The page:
My Two Cents

By Leah Paley
In today's world, there is a six-letter word that has become all too popular - Cancer. It is setting up shop in too many frum homes, and I would like to offer some advice on how to deal with it, both to the family and friends all around. (I know that a lot of other people have written similar articles, but I really feel that I would like to add my own two cents!) Unfortunately, I am qualified to write this article because my oldest son was diagnosed with Leukemia on Sept. 20, 1997.

For the community:
1. Keep in contact one way or another.
Nothing hurts more than having a loved one diagnosed with cancer. We were very lucky with the show of support we got from our entire community. People were devastated, and quick to call, write, or email us. Many expressed their sadness and disbelief. But my husband's best friend never called or wrote. I'm sure that he just didn't know how to deal with it, but he is no longer his friend. (This was tragic in the sense that my husband NEEDED his friend more than ever.) True, it's an awkward situation, but how do you think we feel?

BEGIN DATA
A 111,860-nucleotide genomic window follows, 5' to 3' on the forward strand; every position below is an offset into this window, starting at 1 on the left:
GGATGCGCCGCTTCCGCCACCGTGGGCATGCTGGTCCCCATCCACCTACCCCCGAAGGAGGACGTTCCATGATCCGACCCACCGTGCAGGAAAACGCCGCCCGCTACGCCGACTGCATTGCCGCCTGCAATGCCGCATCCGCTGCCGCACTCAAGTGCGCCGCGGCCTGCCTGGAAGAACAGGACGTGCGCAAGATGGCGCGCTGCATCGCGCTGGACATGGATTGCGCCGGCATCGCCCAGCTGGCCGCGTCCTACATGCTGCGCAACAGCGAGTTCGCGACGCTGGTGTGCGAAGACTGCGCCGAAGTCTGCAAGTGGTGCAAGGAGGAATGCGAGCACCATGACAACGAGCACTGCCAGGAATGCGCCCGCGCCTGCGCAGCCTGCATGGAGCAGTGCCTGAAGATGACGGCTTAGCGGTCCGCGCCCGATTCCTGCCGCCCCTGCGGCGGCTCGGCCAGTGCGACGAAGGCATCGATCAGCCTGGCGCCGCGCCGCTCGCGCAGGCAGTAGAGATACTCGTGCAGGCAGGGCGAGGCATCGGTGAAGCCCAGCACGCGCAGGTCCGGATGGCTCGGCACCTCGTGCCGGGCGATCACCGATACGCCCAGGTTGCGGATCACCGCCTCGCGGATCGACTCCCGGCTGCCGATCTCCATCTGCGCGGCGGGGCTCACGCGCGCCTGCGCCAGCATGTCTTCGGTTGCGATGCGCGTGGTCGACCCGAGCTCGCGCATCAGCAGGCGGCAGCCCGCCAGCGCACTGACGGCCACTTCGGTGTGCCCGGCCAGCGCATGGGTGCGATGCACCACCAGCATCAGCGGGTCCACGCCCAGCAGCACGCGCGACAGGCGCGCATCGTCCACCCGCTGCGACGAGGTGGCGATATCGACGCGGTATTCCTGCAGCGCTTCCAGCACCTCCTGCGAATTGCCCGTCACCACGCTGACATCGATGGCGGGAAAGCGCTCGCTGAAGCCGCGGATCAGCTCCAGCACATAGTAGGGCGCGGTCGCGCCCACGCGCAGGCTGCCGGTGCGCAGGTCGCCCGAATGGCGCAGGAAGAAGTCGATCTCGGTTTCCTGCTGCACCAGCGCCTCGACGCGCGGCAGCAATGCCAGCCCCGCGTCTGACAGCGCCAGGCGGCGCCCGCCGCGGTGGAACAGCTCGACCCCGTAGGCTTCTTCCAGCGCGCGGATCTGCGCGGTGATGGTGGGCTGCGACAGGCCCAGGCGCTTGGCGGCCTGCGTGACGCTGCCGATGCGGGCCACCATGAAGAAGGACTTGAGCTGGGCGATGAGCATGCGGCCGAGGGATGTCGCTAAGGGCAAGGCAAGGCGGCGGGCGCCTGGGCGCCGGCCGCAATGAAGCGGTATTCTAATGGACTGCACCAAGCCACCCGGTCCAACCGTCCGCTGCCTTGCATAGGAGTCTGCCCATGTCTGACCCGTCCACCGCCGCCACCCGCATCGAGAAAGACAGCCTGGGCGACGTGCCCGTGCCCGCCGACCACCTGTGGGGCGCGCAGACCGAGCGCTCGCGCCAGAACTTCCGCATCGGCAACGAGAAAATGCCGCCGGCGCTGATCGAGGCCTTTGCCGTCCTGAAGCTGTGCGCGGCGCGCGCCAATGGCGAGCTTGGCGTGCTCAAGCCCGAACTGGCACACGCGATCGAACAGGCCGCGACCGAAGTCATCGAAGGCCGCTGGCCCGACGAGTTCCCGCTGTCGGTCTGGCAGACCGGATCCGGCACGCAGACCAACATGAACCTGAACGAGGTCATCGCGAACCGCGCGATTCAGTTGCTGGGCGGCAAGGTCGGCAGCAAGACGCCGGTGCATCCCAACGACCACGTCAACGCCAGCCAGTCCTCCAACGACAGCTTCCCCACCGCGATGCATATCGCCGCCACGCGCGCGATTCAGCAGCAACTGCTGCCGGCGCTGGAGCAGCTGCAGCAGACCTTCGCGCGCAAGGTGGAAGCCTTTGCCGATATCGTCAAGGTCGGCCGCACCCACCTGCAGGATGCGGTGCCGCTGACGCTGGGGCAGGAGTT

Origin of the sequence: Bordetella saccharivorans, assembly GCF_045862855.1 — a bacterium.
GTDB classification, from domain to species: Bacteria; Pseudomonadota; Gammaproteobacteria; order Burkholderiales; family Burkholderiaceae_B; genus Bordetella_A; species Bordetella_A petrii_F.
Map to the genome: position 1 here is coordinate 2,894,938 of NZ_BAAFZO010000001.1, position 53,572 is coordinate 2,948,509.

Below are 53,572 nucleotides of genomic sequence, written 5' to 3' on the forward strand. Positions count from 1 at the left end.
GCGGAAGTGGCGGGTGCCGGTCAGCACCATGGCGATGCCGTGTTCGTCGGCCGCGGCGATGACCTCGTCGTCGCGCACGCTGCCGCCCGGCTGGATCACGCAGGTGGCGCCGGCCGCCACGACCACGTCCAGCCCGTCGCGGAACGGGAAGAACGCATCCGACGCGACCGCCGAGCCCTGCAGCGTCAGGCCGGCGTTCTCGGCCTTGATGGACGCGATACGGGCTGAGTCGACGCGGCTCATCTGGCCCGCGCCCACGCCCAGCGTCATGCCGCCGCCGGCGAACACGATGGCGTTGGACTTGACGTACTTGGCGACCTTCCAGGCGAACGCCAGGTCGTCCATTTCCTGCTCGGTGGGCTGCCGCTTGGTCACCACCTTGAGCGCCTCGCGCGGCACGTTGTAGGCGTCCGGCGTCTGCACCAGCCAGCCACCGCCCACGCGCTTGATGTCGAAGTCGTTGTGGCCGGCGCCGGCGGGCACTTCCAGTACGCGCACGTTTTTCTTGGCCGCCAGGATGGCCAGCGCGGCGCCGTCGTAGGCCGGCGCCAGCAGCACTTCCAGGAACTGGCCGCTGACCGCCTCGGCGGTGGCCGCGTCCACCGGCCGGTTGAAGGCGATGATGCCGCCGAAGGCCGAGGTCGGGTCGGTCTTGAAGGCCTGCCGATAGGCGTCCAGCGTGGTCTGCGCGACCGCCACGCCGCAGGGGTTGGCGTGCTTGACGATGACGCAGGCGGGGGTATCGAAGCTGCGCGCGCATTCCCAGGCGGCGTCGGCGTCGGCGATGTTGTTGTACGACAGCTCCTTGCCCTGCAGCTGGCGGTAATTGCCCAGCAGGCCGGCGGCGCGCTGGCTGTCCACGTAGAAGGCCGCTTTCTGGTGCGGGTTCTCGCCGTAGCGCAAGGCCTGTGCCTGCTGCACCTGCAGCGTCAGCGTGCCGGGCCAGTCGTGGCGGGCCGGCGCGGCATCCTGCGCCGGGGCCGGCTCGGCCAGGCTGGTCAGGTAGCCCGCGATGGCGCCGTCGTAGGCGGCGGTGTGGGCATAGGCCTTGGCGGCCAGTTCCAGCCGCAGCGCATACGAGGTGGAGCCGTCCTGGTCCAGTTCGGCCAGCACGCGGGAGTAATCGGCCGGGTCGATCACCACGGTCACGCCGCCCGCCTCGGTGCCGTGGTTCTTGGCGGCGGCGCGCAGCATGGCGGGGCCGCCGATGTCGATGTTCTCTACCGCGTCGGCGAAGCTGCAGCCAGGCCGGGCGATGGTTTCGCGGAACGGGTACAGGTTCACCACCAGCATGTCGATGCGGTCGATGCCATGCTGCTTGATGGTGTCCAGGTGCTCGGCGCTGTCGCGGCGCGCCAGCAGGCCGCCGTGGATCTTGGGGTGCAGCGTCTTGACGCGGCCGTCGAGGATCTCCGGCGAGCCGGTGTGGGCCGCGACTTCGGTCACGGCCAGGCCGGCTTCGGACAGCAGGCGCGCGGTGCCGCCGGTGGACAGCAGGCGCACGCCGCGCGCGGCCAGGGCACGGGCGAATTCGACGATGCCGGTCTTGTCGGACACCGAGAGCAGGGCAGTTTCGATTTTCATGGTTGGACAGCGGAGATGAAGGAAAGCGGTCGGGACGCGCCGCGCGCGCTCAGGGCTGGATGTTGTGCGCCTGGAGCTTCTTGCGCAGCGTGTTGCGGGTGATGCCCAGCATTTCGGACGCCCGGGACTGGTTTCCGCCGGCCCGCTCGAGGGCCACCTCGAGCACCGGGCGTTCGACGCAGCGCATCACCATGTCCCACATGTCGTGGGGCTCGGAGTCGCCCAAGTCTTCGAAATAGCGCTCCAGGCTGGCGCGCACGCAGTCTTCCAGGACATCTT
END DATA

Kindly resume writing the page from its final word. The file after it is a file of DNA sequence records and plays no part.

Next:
2. Writing is sometimes better than calling.
So many of our friends were very concerned. But at one point it became too much. I would come home from the hospital, and our phone would not stop ringing all night. Two of my friends sent me beautiful cards. Both of them stated that they wanted to give me some privacy, but that they wanted to know that they cared. This meant a lot to me. Our family has a web page. I update his page everyday, so this cuts down on the phone calls from people. I know other families record messages on their answering machines to avoid talking. Just realize that sometimes the last thing a person wants to do is talk.

3. Be careful in what you say.
I know that I am going to scare you off about calling or writing, but don't be. It's ok to say that you don't know what to say. It's ok to say that you are praying for the sick person. PLEASE don't tell us that we are special people. More than anything else, I want a normal life again. I don't want to be special. PLEASE don't tell us that we have to look at our deeds, and examine ourselves. One of the first reactions to the news was much soul searching on our parts. In a time of crises, a person needs good thoughts. This is not the time to mention our faults, or where we could improve.

4. Help in whatever way you can.